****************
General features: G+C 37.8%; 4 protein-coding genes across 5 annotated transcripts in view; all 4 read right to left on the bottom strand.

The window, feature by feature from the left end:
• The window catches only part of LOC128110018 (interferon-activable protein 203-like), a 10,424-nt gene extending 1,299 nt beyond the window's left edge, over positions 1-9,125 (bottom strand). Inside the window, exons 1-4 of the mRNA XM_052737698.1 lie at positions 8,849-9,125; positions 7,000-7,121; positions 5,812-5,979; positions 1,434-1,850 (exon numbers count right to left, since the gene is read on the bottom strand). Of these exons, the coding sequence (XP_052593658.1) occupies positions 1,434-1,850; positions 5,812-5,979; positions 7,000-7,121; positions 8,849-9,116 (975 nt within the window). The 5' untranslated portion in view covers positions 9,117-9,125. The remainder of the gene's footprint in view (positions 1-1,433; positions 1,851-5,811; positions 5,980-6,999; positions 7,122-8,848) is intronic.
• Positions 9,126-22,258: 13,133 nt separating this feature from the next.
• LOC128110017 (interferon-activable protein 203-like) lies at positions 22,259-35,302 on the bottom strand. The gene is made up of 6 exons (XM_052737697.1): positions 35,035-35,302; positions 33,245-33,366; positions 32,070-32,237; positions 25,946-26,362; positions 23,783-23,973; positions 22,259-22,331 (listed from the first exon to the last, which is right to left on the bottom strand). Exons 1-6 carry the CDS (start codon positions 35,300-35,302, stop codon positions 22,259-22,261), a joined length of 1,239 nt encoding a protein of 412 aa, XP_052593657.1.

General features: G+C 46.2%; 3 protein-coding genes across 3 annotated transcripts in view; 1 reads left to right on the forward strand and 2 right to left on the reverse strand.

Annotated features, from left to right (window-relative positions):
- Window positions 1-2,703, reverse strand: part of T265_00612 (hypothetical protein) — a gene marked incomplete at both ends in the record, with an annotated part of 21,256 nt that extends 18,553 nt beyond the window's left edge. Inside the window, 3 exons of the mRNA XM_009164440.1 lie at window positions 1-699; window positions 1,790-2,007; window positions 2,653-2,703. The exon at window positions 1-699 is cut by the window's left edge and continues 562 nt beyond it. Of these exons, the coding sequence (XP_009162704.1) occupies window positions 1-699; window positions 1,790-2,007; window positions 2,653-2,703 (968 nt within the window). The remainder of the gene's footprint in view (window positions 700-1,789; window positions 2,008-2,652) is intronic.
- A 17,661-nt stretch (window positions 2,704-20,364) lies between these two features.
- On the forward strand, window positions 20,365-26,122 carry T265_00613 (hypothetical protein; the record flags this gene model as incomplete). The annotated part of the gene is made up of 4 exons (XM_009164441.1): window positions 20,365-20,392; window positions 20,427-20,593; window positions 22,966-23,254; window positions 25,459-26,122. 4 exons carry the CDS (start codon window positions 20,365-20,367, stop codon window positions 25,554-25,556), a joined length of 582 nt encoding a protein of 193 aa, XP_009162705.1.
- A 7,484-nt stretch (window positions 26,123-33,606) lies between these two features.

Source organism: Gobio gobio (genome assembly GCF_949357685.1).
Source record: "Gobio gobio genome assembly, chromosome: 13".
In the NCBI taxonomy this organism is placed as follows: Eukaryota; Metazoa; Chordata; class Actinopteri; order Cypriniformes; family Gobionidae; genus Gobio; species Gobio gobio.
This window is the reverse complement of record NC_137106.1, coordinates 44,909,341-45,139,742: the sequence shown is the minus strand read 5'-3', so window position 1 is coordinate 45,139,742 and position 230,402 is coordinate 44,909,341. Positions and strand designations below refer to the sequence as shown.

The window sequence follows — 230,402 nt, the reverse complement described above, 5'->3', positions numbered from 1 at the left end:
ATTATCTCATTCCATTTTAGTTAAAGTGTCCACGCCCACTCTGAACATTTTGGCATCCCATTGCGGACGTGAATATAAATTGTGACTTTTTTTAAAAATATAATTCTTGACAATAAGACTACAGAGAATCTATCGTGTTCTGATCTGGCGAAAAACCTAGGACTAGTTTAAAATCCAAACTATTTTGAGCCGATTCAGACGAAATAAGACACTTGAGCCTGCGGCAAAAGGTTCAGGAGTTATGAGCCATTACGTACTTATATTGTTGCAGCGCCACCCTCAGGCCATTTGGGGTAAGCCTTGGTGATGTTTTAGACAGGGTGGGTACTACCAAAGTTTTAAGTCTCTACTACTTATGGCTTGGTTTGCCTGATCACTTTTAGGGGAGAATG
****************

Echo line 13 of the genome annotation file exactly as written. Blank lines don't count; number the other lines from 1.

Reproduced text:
Source record: "Gobio gobio genome assembly, chromosome: 13".